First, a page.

A successful sales manager places more emphasis on preparing their sales team for good performance than they do in the actual performance itself. The way they do this is to have the mindset that they are the practice coach. What happens in the game will be predicated on what happens in practice because people typically perform like they practice.

Many sales managers, unfortunately, do not spend time up front training, coaching, or reinforcing sales skills with their team prior to live meetings with prospects or clients. As a result, their activity is limited to observing their sales team in action and the performance they see will probably be in direct correlation to the amount of practice that preceded the performance itself. In this context, they are merely the game coach.

What you want to be is the practice coach, the game coach, and then the practice coach. The practice coach spends a lot of time doing dry runs, dress rehearsals, and skill development training to help their salespeople develop the abilities to have an impact in the game.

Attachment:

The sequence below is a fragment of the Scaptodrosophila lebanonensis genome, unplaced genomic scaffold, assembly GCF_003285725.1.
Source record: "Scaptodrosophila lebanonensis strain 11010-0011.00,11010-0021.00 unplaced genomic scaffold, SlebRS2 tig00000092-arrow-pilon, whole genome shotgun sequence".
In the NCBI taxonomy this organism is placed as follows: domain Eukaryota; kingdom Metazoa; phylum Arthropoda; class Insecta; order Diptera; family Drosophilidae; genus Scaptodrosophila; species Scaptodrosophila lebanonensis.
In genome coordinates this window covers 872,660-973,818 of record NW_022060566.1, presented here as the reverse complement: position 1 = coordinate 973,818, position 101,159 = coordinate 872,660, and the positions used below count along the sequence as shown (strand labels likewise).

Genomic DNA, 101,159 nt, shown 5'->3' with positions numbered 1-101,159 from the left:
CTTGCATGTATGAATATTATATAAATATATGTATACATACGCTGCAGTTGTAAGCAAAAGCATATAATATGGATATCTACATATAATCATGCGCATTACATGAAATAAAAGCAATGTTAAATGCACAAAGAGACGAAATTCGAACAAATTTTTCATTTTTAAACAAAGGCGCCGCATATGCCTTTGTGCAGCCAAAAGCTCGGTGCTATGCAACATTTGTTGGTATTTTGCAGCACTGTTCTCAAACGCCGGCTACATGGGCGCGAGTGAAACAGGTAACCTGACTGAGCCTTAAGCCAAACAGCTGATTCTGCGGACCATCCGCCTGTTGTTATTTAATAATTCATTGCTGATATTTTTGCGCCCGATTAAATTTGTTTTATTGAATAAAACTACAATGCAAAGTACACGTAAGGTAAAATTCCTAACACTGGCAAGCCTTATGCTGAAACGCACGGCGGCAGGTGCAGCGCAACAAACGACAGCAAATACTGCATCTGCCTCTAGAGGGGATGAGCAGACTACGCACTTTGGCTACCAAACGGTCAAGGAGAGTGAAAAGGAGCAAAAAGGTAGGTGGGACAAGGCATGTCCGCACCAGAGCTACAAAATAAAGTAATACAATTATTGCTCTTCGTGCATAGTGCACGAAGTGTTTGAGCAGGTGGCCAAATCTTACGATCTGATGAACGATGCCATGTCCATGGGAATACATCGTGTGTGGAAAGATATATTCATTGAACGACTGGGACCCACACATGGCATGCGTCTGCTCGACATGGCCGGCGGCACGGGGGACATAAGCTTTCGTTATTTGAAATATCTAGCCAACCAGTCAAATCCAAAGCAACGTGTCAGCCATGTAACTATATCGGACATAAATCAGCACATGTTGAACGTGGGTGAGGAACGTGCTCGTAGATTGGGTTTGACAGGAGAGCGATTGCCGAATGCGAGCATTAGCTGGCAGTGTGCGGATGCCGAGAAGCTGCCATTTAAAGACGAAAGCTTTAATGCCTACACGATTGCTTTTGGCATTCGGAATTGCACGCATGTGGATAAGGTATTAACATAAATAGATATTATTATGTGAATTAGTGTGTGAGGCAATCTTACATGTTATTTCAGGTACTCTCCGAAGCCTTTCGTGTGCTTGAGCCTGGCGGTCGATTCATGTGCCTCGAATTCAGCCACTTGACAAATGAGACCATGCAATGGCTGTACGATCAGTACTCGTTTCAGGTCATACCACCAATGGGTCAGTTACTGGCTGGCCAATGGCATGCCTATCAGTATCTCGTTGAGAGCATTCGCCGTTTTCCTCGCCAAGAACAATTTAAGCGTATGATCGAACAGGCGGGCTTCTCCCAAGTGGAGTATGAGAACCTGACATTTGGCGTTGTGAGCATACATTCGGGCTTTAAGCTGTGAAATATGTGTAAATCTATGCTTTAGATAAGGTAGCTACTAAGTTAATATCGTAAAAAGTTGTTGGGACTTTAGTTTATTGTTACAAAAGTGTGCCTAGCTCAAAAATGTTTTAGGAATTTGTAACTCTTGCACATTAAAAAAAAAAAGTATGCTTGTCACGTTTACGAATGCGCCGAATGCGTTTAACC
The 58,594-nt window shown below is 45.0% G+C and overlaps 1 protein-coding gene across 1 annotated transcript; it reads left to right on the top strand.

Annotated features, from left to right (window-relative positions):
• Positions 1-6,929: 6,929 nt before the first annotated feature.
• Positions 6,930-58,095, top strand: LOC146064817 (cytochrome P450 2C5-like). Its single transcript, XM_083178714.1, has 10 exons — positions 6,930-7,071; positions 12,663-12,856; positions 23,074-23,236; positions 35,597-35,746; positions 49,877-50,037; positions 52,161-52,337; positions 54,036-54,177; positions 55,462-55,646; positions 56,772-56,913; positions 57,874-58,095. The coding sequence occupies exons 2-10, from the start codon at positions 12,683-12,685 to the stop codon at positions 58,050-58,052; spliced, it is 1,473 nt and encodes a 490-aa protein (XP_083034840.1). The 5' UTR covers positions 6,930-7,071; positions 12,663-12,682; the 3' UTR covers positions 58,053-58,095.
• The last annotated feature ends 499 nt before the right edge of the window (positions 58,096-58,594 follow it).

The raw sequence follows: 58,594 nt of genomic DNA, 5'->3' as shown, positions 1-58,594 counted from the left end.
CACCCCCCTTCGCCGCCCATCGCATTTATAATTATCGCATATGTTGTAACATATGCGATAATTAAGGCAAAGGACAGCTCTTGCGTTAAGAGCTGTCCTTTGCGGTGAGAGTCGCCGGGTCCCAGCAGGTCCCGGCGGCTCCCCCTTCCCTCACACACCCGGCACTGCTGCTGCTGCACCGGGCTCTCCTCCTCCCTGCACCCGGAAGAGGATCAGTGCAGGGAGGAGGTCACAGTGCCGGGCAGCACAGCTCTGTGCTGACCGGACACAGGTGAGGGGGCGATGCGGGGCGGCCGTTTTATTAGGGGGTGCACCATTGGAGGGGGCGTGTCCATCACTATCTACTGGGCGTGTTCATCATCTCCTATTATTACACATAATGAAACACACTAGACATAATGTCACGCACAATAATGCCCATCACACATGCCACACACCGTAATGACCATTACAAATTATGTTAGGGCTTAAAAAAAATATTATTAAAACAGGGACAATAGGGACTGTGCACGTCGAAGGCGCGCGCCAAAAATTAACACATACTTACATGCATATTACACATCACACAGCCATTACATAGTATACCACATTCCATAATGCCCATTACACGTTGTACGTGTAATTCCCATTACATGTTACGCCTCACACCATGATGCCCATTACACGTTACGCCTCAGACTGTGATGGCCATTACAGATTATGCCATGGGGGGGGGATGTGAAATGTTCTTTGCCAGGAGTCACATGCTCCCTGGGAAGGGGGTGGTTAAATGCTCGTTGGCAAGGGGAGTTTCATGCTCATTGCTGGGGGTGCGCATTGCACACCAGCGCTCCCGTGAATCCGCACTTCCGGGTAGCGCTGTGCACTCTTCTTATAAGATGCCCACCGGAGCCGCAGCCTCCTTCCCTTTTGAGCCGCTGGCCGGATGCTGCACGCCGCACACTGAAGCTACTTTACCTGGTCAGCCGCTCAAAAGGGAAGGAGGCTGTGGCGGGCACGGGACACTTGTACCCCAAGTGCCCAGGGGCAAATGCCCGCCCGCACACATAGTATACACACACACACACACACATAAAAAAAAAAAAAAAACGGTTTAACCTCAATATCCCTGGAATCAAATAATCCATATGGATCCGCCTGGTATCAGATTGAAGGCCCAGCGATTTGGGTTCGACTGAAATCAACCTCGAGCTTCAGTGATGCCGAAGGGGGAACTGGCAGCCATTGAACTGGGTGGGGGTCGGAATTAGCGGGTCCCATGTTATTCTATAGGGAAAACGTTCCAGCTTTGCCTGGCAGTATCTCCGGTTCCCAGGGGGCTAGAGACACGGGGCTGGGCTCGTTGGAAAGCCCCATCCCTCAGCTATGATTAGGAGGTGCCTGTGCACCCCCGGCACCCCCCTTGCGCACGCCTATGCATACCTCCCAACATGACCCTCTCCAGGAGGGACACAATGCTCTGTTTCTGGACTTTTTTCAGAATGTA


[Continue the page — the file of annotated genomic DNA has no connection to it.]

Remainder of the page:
The practice coach knows that their job is to develop their team and it will require a tremendous amount of time, energy, and effort. The practice coach knows that it will repetitive, boring and not very glamorous.

The game coach then watches the game. For lack of a better word observes their sales person in action and is talking notes on strengths and opportunities for improvement.

After the game the sales manager becomes the practice coach again. After seeing in real time, a salesperson’s strengths and weaknesses they take the opportunity to deliver feedback, identify skill gaps and then practice with their sales person how to close those skill gaps.

Best in class sales managers are the practice coach, the game coach and then the practice coach.